Would you know that Lent is only the first part of the overall religious observance of the Easter season?
Yes, according to the World Book Encyclopedia Easter is the center of the entire season of the Christian year, and Lent which starts on Ash Wednesday some 40 days before Easter Sunday, is the best known part of the celebration. And according to the Bible Diary, a publication of the Claretian Communications Foundation, Inc., Lent ends on Holy Thursday, before the evening mass of the Lord’s Supper. From Good Friday to Easter Sunday the Church celebrates the Easter Triduum of Christ’s passion and death, burial and resurrection.
The 40-day period between Ash Wednesday and Easter Sunday, is for us Christians, the time for penance. It is when we have to do acts of contrition for our sins; to ask for forgiveness from God. In this period Christians do fasting, an act that Jesus did for 40 days while praying prior to his death by crucifixion.
As we all know, the first day of Lent is the Ash Wednesday. Churches all over the world hold services that include blessing of the ashes and putting it on the foreheads of church goers. And this act is a reminder of the words in Genesis 3:19, “for dust thou art came, and unto dust shalt thou return.” It is also a simple way of telling us faithful that the best way to celebrate Lent through penance is by humbling our spirit.
The final week of Lent
The Christian world though has its final week of Lent called the Holy Week. It opens with Palm Sunday and culminates with Easter Sunday.
During this week Christian Churches do special services every day. Holy Week commemorates the various events that were said to have happened leading to the death of the Redeemer up to His resurrection.
The first day, Palm Sunday activities reenact the triumphant entry of Jesus into Jerusalem where he was met by people holding branches of palm along his way.
On the other hand, the World Book Encyclopedia also corroborated biblical accounts of Jesus on that fateful Maundy Thursday or Holy Thursday. Church activities center on the recollection of Jesus’ last supper and his subsequent arrest, incarceration, and trial by the mob. Catholic Churches celebrate Holy Thursday with masses where priests take the Host that is regarded to represent the body of Christ, from the main Church altar to a section of the Church side considered as shrine. The place symbolizes Christ’s prison after he was arrested on orders of the Jewish high priests. It is also the day when Jesus himself washed the feet of his disciples and asked them to do the same as one sign of humility.
The day after, or the Good Friday, is the day when Church services focus on the commemoration of the death of Jesus on the cross. All activities are those of mourning and that start normally at 12 noon of that day until 3 o’clock when Jesus breathed his last breath hanging on the cross after his flagellation. Churches also relive Christ’s seven last words.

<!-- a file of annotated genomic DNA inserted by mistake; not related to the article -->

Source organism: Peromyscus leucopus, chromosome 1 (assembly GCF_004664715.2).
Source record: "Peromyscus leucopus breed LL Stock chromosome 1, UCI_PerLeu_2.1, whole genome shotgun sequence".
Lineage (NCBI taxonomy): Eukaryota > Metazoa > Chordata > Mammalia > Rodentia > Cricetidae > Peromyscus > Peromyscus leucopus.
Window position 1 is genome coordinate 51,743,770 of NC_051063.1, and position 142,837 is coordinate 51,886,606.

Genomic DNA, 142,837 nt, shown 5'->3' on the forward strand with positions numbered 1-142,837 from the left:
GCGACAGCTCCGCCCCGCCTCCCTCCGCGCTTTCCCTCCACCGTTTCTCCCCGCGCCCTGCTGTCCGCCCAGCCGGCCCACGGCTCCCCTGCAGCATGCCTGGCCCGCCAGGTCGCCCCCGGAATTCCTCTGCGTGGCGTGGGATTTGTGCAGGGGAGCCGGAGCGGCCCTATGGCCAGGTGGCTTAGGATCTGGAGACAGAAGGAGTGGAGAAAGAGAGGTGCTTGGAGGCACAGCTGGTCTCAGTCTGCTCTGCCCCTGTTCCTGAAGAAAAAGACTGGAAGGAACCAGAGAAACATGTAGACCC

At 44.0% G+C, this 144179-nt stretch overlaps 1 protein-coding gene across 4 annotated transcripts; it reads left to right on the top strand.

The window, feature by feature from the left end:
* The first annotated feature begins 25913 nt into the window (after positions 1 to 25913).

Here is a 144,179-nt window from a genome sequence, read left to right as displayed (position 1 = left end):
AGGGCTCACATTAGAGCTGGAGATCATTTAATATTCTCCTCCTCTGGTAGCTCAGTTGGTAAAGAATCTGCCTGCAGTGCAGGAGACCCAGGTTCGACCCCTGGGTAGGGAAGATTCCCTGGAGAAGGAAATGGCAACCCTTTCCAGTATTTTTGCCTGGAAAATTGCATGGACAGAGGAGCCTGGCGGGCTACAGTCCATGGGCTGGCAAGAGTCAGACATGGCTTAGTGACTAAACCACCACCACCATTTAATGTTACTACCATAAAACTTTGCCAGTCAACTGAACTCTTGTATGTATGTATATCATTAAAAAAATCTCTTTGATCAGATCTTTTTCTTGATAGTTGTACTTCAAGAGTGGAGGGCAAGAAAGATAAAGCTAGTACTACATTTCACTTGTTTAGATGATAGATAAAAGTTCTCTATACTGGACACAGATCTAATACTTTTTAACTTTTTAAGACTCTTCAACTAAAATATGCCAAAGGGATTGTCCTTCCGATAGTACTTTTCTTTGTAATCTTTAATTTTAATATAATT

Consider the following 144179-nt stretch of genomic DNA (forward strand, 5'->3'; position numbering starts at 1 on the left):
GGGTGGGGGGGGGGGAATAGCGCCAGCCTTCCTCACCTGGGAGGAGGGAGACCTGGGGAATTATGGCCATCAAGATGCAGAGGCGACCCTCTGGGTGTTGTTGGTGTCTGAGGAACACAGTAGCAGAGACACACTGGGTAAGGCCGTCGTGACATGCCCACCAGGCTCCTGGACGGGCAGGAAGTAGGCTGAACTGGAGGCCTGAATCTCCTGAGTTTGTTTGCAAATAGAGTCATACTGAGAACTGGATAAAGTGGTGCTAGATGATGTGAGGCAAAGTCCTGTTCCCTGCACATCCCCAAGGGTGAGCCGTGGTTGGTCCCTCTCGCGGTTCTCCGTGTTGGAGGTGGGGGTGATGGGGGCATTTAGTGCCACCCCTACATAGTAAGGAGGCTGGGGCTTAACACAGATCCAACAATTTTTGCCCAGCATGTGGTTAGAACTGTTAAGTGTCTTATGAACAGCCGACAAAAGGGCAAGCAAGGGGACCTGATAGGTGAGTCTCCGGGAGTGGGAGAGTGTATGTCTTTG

Mourning by the faithful is usually capped with fasting during Good Fridays.
Meanwhile Holy Saturday (also termed as Black Saturday) is a day in the Holy Week set aside for vigil. The main activity in all Christian churches comes during the night since it is the time when the observance of Christ’s resurrection approaches.
During the pre-resurrection hour the lights in churches are put off. It comes back to life when the priest lights up one big candle that symbolizes the risen Christ. From this candle’s flame the churchgoers light the candles they bring with them creating the symbolism that Jesus’ light is spreading all over the world.
Then come Easter Sunday. The day commemorates the Resurrection of Jesus. Roman Catholic Churches hold its services mostly on Saturday night until Sunday dawn with the traditional “Salubong” or the meeting of the Risen Christ and his mother Mary.
Perhaps as a way of celebrating their redemption from sin through Christ death and resurrection, many Christians find Easter Sunday as the opportunity for feasting and family get-together in houses of parents or picnics in beaches and outdoor parks.
The second part of the Easter season
Now Easter Sunday is said to culminate the Holy week and the season of Lent. There is no argument about it. But does this mean the end of the Easter season? Many would like to believe it is. But no, the season of Easter has its second part. And that is the 50-day period that starts on Easter Sunday up to the Pentecost, the seventh Sunday after Easter Sunday.
According to the Bible this is the time when Jesus reappeared to some of His followers, the last of which was during His Ascension to heaven. Ten days later is the feast of the Pentecost, the day when Jesus’ apostles revealed that the Holy Spirit entered into them. It is the last day of the Easter season. And, according to the Bible, many Christians believe, it is the day when the Church really began.
Today, the Church founded by Apostle Peter upon the will of Jesus Christ is 2019 years old. There were several attempts to destroy it by changing some aspects of its history or the interpretations of its doctrines.
The greatest among the Church challenges was its schism. But the Church founded on rock survived. Yes there are those who formally put forward their own idea of what a Church should be. But still the same idea centers on the very God that is universally worshipped.